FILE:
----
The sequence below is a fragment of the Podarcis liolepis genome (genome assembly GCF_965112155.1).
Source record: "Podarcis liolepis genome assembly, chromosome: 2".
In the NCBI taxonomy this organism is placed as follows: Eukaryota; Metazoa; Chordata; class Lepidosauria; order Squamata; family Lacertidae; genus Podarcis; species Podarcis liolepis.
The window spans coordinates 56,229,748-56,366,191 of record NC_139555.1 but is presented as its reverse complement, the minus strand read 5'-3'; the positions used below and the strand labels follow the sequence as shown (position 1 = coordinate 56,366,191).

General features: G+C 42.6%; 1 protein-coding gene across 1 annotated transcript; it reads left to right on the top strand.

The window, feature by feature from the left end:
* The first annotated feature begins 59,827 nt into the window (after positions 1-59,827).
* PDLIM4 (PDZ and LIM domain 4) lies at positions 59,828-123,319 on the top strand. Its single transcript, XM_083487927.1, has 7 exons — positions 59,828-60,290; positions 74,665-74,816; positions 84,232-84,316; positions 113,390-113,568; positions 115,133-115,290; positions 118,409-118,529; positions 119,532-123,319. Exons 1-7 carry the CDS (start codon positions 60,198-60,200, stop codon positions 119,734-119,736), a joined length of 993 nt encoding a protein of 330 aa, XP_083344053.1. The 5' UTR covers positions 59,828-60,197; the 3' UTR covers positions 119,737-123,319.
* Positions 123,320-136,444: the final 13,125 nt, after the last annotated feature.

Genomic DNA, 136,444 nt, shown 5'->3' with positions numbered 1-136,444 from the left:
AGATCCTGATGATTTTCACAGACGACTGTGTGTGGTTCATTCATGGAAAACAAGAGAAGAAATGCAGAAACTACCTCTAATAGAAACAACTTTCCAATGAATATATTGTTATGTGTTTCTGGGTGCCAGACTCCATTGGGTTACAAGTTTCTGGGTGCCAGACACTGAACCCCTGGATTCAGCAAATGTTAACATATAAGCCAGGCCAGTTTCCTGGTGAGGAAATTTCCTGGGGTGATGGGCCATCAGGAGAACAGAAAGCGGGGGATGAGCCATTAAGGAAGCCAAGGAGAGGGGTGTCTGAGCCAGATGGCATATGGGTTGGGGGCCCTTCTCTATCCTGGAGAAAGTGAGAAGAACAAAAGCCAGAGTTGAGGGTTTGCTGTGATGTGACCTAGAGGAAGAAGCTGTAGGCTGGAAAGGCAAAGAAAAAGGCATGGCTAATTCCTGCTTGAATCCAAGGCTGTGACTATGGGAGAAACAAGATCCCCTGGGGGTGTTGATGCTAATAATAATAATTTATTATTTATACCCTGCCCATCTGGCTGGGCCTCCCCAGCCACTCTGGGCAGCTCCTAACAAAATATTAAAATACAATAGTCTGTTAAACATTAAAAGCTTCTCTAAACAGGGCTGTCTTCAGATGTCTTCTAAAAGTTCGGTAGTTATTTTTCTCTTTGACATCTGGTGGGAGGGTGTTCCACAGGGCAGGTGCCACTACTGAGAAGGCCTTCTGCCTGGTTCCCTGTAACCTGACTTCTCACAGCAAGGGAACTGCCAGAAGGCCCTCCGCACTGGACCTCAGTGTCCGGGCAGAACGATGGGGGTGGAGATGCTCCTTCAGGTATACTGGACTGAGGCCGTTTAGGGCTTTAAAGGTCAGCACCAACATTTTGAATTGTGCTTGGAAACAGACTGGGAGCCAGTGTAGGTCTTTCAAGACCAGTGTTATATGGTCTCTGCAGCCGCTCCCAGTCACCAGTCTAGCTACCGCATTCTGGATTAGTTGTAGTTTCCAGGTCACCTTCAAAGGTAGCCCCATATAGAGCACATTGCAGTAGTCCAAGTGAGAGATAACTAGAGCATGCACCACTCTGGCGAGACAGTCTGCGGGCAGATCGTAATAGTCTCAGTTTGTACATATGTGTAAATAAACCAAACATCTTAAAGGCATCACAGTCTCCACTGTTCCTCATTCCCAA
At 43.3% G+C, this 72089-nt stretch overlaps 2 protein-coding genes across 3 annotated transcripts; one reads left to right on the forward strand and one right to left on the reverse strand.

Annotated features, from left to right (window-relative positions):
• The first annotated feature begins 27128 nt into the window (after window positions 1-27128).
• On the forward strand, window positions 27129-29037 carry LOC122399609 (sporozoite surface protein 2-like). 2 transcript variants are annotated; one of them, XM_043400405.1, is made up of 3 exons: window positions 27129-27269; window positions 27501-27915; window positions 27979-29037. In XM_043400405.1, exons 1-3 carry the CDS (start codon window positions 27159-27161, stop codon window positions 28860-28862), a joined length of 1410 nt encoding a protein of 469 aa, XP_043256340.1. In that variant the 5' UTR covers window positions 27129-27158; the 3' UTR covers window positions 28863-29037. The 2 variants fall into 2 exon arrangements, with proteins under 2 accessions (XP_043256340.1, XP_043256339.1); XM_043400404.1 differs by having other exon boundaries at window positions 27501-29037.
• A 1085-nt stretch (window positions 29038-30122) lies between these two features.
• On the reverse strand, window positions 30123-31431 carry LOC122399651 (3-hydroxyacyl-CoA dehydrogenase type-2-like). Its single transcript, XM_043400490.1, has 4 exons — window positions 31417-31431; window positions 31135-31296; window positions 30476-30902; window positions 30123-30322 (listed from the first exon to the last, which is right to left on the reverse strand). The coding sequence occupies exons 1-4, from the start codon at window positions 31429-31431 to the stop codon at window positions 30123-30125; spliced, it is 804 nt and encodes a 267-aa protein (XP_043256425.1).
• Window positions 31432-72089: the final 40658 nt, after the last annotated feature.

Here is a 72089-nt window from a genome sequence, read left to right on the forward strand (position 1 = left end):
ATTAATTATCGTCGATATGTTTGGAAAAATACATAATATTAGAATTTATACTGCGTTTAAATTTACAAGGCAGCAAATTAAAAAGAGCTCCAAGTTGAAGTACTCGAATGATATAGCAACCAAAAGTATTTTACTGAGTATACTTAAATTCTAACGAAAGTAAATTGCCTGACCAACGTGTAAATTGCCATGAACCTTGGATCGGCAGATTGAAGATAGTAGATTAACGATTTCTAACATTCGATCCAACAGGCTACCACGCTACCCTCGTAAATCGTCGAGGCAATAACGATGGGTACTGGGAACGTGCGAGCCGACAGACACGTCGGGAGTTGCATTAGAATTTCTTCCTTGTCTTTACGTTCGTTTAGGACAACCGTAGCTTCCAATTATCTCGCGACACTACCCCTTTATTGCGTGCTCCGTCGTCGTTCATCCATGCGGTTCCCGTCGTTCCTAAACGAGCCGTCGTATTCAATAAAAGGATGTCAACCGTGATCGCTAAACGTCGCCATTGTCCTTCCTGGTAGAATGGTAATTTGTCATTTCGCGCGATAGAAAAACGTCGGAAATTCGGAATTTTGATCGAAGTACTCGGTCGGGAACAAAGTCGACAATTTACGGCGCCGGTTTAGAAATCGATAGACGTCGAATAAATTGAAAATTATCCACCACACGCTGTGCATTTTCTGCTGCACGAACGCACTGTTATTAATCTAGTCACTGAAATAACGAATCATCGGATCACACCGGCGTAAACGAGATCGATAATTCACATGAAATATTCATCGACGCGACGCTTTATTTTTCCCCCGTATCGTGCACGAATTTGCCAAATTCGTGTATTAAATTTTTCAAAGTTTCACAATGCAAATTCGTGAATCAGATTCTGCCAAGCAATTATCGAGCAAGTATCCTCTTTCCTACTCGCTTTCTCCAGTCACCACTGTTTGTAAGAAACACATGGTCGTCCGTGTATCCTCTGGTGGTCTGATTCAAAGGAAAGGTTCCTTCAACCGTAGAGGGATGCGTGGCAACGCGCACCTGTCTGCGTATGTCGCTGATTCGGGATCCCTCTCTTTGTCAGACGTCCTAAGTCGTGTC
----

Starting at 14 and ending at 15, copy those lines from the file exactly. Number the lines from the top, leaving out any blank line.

• The first annotated feature begins 27128 nt into the window (after window positions 1-27128).
• On the forward strand, window positions 27129-29037 carry LOC122399609 (sporozoite surface protein 2-like). 2 transcript variants are annotated; one of them, XM_043400405.1, is made up of 3 exons: window positions 27129-27269; window positions 27501-27915; window positions 27979-29037. In XM_043400405.1, exons 1-3 carry the CDS (start codon window positions 27159-27161, stop codon window positions 28860-28862), a joined length of 1410 nt encoding a protein of 469 aa, XP_043256340.1. In that variant the 5' UTR covers window positions 27129-27158; the 3' UTR covers window positions 28863-29037. The 2 variants fall into 2 exon arrangements, with proteins under 2 accessions (XP_043256340.1, XP_043256339.1); XM_043400404.1 differs by having other exon boundaries at window positions 27501-29037.